Christopher Norris gave us reason to believe that Hylton was at least inconsistent, and probably a racist. But former Starbucks employee Ieshaa Cash gave us full-on confirmation that Hylton is a racist who mistreated employees and customers. Did everyone else at Starbucks miss or endorse this behavior?

This intense level of core values review and alignment may not create better human beings, but it can completely change employee behavior — and do so more effectively than any magic workshop ever can.

Instead, we saw Starbucks executive chairman Howard Schultz talk about how Hylton is “suffering in her own way” and he didn’t think she intended for the police to arrest Nelson and Robinson.

I covered this in an earlier piece that probably sounded like a tutorial for people who ever consider calling the police to deal with a problem concerning a Black person.

But that wasn’t my intention. Shouldn’t everyone in 2018 know what can happen … ?

I’m waiting to hear Hylton say she thought the police were going to take the two men out to see a Phillies game so I can call her a liar …

song currently stuck in my head: “another day” – ray, goodman and brown

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Happy Wrecka Stow Day — this post is probably not what you think

About the title of this piece — we’ll deal with that in a moment.

I own records — and still buy them — but I don’t celebrate Record Store Day.

Record stores — particularly when taking into account what they’ve been through — are only Barney Fife’ng themselves by selling high-priced releases on the day they could invest time explorung other approaches that will encourage more people to support record stores on a more consistent basis.

You won’t hear this often, but there was a time when record stores were the original Starbucks — sans the caffeinated hipster delusions of culture and race.

Friends and strangers would spend hours in a store bonding, listening to music and buying what they heard.

There was also a symbiosis of sorts formed when the record store experience connected with nightclub culture to support established and emerging musicians. Venues, retailers, creatives and consumers benefited from this alchemy.

I don’t see how pushing limited releases at jacked-up prices helps to revive much of anything.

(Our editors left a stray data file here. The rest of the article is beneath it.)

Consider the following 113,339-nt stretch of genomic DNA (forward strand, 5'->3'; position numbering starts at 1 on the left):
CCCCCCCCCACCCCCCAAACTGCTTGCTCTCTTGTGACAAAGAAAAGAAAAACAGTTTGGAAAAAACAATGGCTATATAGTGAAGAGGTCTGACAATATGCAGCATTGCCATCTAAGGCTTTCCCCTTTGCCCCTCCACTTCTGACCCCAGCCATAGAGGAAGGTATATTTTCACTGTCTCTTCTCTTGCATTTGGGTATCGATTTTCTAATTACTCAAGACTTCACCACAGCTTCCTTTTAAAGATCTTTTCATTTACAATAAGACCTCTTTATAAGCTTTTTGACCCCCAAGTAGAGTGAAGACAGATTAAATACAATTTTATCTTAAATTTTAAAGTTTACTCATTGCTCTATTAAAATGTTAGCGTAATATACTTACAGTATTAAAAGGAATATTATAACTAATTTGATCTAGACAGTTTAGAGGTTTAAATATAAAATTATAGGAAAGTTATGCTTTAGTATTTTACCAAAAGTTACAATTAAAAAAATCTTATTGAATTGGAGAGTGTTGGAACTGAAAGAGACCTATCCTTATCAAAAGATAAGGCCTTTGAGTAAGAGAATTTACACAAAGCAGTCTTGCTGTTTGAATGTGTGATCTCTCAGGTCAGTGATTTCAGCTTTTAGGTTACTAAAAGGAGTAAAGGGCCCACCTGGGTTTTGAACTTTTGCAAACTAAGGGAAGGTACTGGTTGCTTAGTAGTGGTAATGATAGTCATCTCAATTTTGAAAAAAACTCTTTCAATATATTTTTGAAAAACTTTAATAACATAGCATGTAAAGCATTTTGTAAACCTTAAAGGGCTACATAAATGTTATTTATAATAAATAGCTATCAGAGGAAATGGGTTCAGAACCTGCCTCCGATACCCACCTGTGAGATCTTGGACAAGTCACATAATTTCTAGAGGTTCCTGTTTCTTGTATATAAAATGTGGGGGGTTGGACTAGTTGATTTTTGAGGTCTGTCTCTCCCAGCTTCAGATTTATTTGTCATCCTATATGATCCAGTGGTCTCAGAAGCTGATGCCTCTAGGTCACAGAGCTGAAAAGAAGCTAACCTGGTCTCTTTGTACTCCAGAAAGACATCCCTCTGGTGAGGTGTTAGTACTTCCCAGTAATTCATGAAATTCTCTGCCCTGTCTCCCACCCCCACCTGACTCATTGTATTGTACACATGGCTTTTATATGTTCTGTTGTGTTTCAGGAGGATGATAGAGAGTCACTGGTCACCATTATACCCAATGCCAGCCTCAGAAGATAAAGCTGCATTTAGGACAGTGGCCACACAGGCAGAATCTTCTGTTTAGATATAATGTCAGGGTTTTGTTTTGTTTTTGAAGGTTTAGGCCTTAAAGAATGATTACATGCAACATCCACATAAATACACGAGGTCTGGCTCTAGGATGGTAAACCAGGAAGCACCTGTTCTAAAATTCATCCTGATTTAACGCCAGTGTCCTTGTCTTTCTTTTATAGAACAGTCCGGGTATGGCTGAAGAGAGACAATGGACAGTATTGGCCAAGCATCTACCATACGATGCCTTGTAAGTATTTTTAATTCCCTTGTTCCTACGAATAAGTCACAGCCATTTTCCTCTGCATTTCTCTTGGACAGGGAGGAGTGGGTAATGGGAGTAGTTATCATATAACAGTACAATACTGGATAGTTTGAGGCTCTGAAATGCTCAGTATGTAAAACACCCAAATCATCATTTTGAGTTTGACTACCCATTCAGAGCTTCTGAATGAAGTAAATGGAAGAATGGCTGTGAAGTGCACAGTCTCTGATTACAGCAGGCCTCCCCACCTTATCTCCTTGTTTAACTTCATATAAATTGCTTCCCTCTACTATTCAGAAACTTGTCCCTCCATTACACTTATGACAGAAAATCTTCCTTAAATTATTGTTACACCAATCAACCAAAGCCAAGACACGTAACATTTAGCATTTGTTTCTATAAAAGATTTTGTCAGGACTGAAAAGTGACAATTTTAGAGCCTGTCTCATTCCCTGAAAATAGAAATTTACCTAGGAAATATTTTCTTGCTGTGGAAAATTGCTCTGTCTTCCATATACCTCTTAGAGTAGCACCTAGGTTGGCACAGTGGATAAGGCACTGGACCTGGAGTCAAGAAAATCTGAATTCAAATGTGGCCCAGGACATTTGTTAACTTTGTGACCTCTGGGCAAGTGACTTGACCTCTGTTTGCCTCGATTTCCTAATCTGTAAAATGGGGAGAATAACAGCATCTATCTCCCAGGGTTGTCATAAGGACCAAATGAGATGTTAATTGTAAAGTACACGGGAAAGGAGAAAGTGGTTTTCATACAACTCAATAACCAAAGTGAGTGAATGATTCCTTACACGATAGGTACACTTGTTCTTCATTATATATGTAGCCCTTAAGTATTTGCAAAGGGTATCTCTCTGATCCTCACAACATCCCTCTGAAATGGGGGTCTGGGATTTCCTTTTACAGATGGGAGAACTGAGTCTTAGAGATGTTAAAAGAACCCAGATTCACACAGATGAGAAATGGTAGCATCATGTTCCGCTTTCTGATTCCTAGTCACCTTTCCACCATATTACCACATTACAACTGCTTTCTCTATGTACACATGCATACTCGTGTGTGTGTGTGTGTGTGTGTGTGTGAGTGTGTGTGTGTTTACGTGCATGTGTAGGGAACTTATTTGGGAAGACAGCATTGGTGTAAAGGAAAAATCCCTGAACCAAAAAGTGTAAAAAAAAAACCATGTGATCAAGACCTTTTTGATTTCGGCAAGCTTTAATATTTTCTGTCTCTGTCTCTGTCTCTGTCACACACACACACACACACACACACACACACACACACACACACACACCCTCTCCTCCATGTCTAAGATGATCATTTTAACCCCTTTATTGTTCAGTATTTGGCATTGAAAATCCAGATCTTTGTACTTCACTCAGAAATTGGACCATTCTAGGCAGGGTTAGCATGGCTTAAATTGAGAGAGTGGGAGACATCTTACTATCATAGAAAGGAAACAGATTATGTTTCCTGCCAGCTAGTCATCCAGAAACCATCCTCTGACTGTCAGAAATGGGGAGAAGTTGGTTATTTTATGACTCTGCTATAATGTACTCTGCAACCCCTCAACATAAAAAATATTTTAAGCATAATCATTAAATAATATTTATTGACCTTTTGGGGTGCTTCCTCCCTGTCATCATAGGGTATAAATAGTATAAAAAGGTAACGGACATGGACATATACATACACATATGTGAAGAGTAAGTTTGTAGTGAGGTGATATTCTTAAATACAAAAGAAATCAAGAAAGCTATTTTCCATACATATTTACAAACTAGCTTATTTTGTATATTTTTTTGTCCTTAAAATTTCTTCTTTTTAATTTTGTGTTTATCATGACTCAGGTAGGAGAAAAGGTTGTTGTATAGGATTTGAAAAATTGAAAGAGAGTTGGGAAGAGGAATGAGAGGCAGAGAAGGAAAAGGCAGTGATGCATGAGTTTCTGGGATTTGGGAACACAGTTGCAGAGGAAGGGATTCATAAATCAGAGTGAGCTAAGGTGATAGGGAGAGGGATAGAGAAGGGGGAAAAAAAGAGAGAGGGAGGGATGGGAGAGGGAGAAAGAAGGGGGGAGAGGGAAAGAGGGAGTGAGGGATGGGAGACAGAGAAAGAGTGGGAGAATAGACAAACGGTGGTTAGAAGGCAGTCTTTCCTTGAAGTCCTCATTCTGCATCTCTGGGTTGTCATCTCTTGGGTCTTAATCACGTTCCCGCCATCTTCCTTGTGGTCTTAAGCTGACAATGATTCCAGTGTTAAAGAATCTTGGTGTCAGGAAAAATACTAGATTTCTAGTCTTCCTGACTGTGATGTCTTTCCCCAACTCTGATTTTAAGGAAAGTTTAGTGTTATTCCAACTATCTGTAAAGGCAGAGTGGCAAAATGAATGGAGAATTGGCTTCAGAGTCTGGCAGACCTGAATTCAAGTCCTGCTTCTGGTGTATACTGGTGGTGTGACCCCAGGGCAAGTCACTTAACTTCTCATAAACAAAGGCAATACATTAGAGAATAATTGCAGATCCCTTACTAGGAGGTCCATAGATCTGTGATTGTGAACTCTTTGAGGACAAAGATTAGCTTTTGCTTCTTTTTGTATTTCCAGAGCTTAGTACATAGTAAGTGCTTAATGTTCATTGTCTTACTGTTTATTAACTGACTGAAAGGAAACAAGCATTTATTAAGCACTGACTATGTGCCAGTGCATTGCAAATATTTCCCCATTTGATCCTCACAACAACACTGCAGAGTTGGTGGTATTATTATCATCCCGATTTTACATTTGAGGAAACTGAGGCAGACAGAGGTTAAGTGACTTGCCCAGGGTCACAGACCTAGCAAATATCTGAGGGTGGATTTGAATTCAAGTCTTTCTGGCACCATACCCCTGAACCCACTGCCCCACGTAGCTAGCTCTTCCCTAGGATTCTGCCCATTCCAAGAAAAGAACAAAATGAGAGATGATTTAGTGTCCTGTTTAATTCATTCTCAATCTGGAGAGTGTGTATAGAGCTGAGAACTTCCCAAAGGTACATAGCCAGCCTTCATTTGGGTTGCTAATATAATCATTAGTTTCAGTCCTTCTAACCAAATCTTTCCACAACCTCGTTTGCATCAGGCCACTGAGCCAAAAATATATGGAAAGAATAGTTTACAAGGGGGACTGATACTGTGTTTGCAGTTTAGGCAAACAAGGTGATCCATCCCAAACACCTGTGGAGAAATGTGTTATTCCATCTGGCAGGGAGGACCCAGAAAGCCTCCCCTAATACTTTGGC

Today also marks two years and a day since beloved Prince left us.

Prince was all about wrecka stows.

And that’s something I can get with.

Therefore, happy Wrecka Stow Day, y’all …

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Something to think about when the sight of two Black guys sitting in Starbucks makes you call the police

starbucks, black

Unless you really dislike Black people, the video shared by author Melissa DePino of two African descendants being arrested by Philadelphia police officers for simply sitting in a Starbucks in advance of a business meeting should be uncomfortable to watch.

But perhaps you don’t like Black people, but feel uncomfortable when presented with visual evidence that the post-racial-America phantom that was somehow activated on November 4, 2008 never actually walked among us after all.

Or who knows — you may be one of those “wait-the-facts-surrounding-the-arrests-are-not-yet-in” people.

I guess your position on the incident doesn’t really matter when you consider these probabilities: when you call the police to address some matter concerning an African descendant, there’s a relatively high likelihood that the subsequent encounter will end in the Black person getting arrested (5.6x more likely than Whites), physically assaulted (3.6x) or even killed (3.5x).

86-year old Black man who had early signs of dementia? Tased by police. He eventually died.

Homeless Black woman begging for money? This:

Black man suspected of driving a stolen car — it was actually his vehicle — and the caller never saw the man steal the car? Beaten and then arrested:

So, when you decide to call the police because you see Black people sitting in a tree talking to birds, or chilling on a park bench while wearing hoodies and enjoying a moment of spring like everyone else, ask yourself how far are you willing to take the outcome.

Do you want to see them dead?

Beat down?

Or simply hauled away to the nearest jail so that your perfectly-monochromed life can feel comfortable again?

Mind you — the outcome you want is never certain …